So another NaNo has come and (almost) gone. If you are still working, get to it! *cracks whip* If you're done, congratulations. Honestly though, congrats to everyone who took on the challenge. Even if you didn't "win", I hope you still ended up with words. I "won" a couple days ago and I'm now trying to put the finishing touches on the draft since my editor really seems like she wants it...yesterday.
Here's the thing though. I'm not sending it to her yet.
The only person who has seen more than little snippets of this piece (those are available on the Blood Kissed Facebook page--I'd love it if you liked me there) is my incredibly awesome alpha-reader, Katee. She's been one of my betas since my second novel, and she gets me like no one else. This time she stepped up to the plate and has been reading Kiss of Death in it's most raw form so that once I'm done with the draft, I can revise with a plan in mind. Which means I can get it to the crazy people who are willing to speed-beta for me hopefully by the weekend. And then I can revise again next week and get it to my publisher.
Some of you are probably shaking your heads and saying, "OMG, is she nuts?" To which I answer, "Yes. Yes, I am." I wouldn't normally work like this. My usual course of action is to finish the draft, let it sit for a couple weeks, revise, then if I'm okay with it, send it to betas. As often as not though, I still don't think it's ready for them and I'll let it sit longer and revise again before sending to them. Then, with their feedback in hand, I revise again (maybe more than once). So normally, after the rough is done, it's a minimum of a month before I send it out to agents/editors. Did I mention minimum?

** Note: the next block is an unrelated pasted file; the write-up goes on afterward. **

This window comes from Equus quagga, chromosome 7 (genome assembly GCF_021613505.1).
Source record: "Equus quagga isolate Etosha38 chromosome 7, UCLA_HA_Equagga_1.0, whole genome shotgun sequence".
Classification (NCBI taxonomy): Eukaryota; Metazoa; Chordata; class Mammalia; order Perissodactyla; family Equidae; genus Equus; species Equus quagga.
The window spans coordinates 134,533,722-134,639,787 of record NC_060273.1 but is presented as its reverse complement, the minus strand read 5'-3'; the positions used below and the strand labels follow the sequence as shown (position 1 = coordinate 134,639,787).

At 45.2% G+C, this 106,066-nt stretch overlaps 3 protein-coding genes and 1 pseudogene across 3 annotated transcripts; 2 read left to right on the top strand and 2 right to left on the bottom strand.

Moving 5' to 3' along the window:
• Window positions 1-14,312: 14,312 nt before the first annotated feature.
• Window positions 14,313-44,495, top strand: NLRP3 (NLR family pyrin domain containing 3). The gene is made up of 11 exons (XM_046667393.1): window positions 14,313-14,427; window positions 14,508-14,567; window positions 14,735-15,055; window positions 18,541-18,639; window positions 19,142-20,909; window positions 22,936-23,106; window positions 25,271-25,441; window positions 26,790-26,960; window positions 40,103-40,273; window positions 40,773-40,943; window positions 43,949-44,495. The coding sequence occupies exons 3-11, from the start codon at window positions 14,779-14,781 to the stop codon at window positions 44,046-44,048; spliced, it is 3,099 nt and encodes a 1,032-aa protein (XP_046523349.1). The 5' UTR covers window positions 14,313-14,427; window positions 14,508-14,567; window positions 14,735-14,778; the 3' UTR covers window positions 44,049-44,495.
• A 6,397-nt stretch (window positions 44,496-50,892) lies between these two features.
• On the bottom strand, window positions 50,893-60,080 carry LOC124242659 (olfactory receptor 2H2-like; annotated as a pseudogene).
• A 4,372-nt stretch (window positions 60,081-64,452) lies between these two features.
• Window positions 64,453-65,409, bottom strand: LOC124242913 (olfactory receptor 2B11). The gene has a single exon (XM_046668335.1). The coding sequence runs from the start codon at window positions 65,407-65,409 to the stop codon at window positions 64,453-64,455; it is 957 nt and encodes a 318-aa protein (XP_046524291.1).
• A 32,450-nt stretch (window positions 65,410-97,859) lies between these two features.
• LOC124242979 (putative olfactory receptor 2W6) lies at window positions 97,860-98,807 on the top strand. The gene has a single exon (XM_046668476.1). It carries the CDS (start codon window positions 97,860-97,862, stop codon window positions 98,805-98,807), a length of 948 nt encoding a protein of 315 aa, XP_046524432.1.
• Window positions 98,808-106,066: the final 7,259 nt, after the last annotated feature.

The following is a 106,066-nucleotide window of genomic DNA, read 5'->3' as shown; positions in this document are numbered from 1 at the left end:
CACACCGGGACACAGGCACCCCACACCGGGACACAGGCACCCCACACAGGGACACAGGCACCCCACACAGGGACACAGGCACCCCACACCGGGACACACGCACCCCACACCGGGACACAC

So while I am demonstrating that the usual way doesn't always work (crazy deadlines), my methods are still similar. I'm still doing revise, beta, revise before I send it out, because I don't want people in charge to see something that isn't the best I can make it (in the time allowed).
And you shouldn't either. I know I have readers here who aren't published yet. I know a zillion people did NaNo this year. And what I want to tell you is your stuff is not ready to send. The big-time authors I know who do NaNo don't send their NaNo drafts to their agents/editors, and none of us should either. Every manuscript needs some sort of real critique before it gets sent out, and every manuscript needs revision (beyond spell-check, though that's important too).
Every year agents complain about the amount of unpolished NaNo work they get every December/January. Don't be part of the problem. Revise it until it's shiny. Do your homework on agents and how to query. Do everything you can to make it as perfect as possible.
And for heavens sake, don't follow my example this year. Remember: I'm nuts.